New York Times February 11, 2010
A rare study that tracked thousands of children through adulthood found the heaviest youngsters were more than twice as likely as the thinnest to die prematurely, before age 55, of illness or a self-inflicted injury. Youngsters with a condition called pre-diabetes were at almost double the risk of dying before 55, and those with high blood pressure were at some increased risk. But obesity was the factor most closely associated with an early death, researchers said.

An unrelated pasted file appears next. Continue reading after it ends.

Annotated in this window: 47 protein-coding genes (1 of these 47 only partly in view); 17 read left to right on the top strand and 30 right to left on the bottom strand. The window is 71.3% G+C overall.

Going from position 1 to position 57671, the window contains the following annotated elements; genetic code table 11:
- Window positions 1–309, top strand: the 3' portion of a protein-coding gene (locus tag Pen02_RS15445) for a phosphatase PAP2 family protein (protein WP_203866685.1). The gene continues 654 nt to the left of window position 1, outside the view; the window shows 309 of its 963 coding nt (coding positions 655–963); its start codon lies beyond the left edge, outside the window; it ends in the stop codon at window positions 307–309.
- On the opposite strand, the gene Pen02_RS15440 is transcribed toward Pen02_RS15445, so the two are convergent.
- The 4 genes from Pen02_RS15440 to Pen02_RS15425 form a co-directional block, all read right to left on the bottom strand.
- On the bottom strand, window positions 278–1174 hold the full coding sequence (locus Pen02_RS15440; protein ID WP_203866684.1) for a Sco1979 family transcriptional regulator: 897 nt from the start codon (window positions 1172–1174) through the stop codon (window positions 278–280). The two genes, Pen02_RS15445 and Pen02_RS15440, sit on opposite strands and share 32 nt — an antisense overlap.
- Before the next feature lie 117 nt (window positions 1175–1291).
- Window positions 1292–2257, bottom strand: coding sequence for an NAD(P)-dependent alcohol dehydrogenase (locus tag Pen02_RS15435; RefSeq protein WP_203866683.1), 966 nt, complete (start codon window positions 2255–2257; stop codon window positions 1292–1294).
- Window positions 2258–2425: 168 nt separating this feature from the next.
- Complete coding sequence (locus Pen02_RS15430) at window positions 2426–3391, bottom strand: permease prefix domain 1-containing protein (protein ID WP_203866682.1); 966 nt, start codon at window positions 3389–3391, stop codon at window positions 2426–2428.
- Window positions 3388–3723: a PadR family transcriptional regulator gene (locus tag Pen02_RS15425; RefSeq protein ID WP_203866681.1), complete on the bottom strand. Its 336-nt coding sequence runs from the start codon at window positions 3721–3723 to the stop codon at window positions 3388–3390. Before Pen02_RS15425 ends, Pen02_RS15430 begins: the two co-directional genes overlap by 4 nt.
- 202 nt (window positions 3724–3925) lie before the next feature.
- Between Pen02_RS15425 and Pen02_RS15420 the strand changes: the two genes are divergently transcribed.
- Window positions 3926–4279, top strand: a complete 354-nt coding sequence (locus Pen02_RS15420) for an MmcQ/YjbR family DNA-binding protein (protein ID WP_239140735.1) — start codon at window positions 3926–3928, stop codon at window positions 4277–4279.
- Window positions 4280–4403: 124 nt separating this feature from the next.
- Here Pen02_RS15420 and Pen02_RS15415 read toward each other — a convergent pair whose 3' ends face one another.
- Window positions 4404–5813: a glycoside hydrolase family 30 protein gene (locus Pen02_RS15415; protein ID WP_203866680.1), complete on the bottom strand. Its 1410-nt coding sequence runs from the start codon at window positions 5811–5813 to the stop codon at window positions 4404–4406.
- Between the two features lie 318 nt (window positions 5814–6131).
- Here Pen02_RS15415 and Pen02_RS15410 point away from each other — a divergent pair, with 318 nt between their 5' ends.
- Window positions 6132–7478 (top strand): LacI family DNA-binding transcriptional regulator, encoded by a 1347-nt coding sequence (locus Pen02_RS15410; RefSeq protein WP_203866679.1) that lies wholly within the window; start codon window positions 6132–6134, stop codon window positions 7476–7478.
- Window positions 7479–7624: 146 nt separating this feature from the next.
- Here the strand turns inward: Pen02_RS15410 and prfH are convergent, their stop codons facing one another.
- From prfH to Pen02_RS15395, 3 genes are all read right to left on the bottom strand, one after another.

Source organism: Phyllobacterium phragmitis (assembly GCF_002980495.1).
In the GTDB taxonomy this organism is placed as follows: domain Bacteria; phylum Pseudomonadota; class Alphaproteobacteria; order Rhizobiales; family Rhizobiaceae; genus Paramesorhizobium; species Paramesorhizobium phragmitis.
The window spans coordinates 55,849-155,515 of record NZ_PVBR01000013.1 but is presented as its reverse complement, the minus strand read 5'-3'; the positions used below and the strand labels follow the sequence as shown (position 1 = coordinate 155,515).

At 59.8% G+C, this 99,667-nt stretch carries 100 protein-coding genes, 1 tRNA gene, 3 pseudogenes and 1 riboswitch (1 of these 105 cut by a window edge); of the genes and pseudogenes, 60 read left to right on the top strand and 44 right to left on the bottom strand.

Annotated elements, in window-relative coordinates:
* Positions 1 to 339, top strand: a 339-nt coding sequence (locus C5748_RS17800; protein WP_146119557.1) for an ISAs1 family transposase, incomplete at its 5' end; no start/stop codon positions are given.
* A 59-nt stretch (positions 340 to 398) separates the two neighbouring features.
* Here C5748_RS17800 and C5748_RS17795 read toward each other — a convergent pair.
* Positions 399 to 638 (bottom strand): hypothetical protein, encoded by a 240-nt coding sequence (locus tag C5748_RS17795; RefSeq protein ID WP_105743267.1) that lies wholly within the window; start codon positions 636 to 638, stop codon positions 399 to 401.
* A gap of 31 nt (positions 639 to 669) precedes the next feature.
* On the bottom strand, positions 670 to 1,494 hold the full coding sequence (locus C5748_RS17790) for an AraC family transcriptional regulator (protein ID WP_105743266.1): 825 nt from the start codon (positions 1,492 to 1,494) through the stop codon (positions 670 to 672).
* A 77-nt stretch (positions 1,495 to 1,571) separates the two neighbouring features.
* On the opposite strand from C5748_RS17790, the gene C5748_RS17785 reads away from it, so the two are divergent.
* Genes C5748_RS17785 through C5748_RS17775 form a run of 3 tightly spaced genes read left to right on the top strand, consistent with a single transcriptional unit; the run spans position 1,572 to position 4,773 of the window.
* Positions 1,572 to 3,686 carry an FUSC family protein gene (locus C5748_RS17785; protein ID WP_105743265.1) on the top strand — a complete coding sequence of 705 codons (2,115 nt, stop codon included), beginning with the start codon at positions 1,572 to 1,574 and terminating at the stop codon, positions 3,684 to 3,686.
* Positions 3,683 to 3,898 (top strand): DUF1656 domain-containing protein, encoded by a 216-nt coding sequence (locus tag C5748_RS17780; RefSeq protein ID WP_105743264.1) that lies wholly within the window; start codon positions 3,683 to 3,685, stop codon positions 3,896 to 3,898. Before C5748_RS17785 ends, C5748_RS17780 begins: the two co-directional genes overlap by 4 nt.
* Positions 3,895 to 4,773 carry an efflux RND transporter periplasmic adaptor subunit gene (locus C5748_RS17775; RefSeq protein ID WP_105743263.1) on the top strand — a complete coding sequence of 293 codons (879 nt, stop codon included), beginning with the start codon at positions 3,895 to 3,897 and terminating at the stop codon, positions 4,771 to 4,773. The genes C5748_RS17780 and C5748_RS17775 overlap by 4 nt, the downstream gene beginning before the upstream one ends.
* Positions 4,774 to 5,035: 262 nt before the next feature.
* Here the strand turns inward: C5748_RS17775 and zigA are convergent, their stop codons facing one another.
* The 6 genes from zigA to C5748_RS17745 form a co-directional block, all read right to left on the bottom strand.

The study, published Thursday in The New England Journal of Medicine, analyzed data gathered from Pima and Tohono O’odham Indians, whose rates of obesity and Type 2 diabetes soared decades before weight problems became widespread among other Americans. It is one of the largest studies to have tracked children for several decades after detailed information on weight and risk factors like high cholesterol were gathered. “This suggests,” said Helen C. Looker, senior author of the paper and assistant professor of medicine at Mount Sinai Medical Center in New York City, “that obesity in children, even prepubescent children, may have very serious long-term health effects through midlife — that there is something serious being set in motion by obesity at early ages.” Dr. Looker added, “We all expect to get beyond 55 these days.”